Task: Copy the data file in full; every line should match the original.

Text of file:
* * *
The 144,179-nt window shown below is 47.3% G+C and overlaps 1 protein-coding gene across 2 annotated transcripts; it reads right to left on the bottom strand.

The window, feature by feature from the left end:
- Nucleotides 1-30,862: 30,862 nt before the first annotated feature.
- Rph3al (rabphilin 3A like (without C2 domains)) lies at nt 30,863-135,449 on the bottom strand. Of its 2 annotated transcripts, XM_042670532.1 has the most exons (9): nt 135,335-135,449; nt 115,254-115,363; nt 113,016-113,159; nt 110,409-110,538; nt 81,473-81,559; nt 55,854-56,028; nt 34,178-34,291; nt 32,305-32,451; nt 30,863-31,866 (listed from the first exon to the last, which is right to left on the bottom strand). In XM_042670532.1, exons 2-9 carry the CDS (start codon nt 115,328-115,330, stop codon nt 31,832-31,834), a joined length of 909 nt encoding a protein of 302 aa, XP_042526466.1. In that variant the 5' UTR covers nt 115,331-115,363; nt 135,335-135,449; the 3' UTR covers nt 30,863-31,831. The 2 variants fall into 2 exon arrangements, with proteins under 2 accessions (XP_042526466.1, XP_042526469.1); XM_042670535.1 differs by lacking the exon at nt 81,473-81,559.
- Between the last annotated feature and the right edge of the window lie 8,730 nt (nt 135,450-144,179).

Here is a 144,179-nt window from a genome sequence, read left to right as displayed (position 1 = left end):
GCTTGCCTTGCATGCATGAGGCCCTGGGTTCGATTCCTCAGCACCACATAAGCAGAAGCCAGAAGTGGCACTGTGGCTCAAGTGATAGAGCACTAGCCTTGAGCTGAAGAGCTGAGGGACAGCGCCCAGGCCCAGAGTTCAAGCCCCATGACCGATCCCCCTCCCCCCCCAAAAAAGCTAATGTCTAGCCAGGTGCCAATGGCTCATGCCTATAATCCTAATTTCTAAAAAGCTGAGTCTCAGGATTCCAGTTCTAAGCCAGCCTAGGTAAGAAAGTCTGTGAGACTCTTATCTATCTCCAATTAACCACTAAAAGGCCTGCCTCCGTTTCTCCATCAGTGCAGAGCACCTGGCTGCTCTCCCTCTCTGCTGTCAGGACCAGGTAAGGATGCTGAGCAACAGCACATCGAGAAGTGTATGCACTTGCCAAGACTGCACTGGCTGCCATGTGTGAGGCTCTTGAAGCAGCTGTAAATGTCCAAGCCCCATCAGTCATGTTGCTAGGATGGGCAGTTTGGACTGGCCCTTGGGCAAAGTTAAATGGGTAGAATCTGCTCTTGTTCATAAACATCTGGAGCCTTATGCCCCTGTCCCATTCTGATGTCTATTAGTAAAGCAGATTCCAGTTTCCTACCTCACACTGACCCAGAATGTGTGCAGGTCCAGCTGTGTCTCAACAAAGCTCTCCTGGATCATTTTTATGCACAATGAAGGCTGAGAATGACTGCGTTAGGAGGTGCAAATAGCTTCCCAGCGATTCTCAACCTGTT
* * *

The 144,179-nt window shown below is 47.3% G+C and overlaps 1 protein-coding gene across 2 annotated transcripts; it reads right to left on the bottom strand.

The window, feature by feature from the left end:
- Nucleotides 1-30,862: 30,862 nt before the first annotated feature.
- Rph3al (rabphilin 3A like (without C2 domains)) lies at nt 30,863-135,449 on the bottom strand. Of its 2 annotated transcripts, XM_042670532.1 has the most exons (9): nt 135,335-135,449; nt 115,254-115,363; nt 113,016-113,159; nt 110,409-110,538; nt 81,473-81,559; nt 55,854-56,028; nt 34,178-34,291; nt 32,305-32,451; nt 30,863-31,866 (listed from the first exon to the last, which is right to left on the bottom strand). In XM_042670532.1, exons 2-9 carry the CDS (start codon nt 115,328-115,330, stop codon nt 31,832-31,834), a joined length of 909 nt encoding a protein of 302 aa, XP_042526466.1. In that variant the 5' UTR covers nt 115,331-115,363; nt 135,335-135,449; the 3' UTR covers nt 30,863-31,831. The 2 variants fall into 2 exon arrangements, with proteins under 2 accessions (XP_042526466.1, XP_042526469.1); XM_042670535.1 differs by lacking the exon at nt 81,473-81,559.
- Between the last annotated feature and the right edge of the window lie 8,730 nt (nt 135,450-144,179).

Here is a 144,179-nt window from a genome sequence, read left to right as displayed (position 1 = left end):
GCTTGCCTTGCATGCATGAGGCCCTGGGTTCGATTCCTCAGCACCACATAAGCAGAAGCCAGAAGTGGCACTGTGGCTCAAGTGATAGAGCACTAGCCTTGAGCTGAAGAGCTGAGGGACAGCGCCCAGGCCCAGAGTTCAAGCCCCATGACCGATCCCCCTCCCCCCCCAAAAAAGCTAATGTCTAGCCAGGTGCCAATGGCTCATGCCTATAATCCTAATTTCTAAAAAGCTGAGTCTCAGGATTCCAGTTCTAAGCCAGCCTAGGTAAGAAAGTCTGTGAGACTCTTATCTATCTCCAATTAACCACTAAAAGGCCTGCCTCCGTTTCTCCATCAGTGCAGAGCACCTGGCTGCTCTCCCTCTCTGCTGTCAGGACCAGGTAAGGATGCTGAGCAACAGCACATCGAGAAGTGTATGCACTTGCCAAGACTGCACTGGCTGCCATGTGTGAGGCTCTTGAAGCAGCTGTAAATGTCCAAGCCCCATCAGTCATGTTGCTAGGATGGGCAGTTTGGACTGGCCCTTGGGCAAAGTTAAATGGGTAGAATCTGCTCTTGTTCATAAACATCTGGAGCCTTATGCCCCTGTCCCATTCTGATGTCTATTAGTAAAGCAGATTCCAGTTTCCTACCTCACACTGACCCAGAATGTGTGCAGGTCCAGCTGTGTCTCAACAAAGCTCTCCTGGATCATTTTTATGCACAATGAAGGCTGAGAATGACTGCGTTAGGAGGTGCAAATAGCTTCCCAGCGATTCTCAACCTGTT